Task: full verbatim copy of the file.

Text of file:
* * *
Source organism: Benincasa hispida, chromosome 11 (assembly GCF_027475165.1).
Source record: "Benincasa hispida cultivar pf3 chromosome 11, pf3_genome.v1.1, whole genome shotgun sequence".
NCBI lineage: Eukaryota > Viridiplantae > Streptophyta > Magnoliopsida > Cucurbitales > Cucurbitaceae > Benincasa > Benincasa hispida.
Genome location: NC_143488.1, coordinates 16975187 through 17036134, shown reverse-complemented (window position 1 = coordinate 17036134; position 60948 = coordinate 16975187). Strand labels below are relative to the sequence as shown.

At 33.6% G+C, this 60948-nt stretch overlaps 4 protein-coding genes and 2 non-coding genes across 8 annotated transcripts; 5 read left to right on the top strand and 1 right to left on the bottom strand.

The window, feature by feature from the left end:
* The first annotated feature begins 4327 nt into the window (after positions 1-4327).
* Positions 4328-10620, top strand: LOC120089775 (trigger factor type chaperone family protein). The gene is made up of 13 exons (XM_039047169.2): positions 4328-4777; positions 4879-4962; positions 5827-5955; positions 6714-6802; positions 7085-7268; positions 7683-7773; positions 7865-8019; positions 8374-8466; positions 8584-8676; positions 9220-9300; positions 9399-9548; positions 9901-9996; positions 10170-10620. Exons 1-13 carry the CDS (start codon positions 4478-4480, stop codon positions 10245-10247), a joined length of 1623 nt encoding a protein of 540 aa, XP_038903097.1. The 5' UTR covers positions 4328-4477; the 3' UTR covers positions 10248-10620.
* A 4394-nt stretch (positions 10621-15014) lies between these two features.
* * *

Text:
Source organism: Benincasa hispida, chromosome 11 (assembly GCF_027475165.1).
Source record: "Benincasa hispida cultivar pf3 chromosome 11, pf3_genome.v1.1, whole genome shotgun sequence".
NCBI lineage: Eukaryota > Viridiplantae > Streptophyta > Magnoliopsida > Cucurbitales > Cucurbitaceae > Benincasa > Benincasa hispida.
Genome location: NC_143488.1, coordinates 16975187 through 17036134, shown reverse-complemented (window position 1 = coordinate 17036134; position 60948 = coordinate 16975187). Strand labels below are relative to the sequence as shown.

At 33.6% G+C, this 60948-nt stretch overlaps 4 protein-coding genes and 2 non-coding genes across 8 annotated transcripts; 5 read left to right on the top strand and 1 right to left on the bottom strand.

The window, feature by feature from the left end:
* The first annotated feature begins 4327 nt into the window (after positions 1-4327).
* Positions 4328-10620, top strand: LOC120089775 (trigger factor type chaperone family protein). The gene is made up of 13 exons (XM_039047169.2): positions 4328-4777; positions 4879-4962; positions 5827-5955; positions 6714-6802; positions 7085-7268; positions 7683-7773; positions 7865-8019; positions 8374-8466; positions 8584-8676; positions 9220-9300; positions 9399-9548; positions 9901-9996; positions 10170-10620. Exons 1-13 carry the CDS (start codon positions 4478-4480, stop codon positions 10245-10247), a joined length of 1623 nt encoding a protein of 540 aa, XP_038903097.1. The 5' UTR covers positions 4328-4477; the 3' UTR covers positions 10248-10620.
* A 4394-nt stretch (positions 10621-15014) lies between these two features.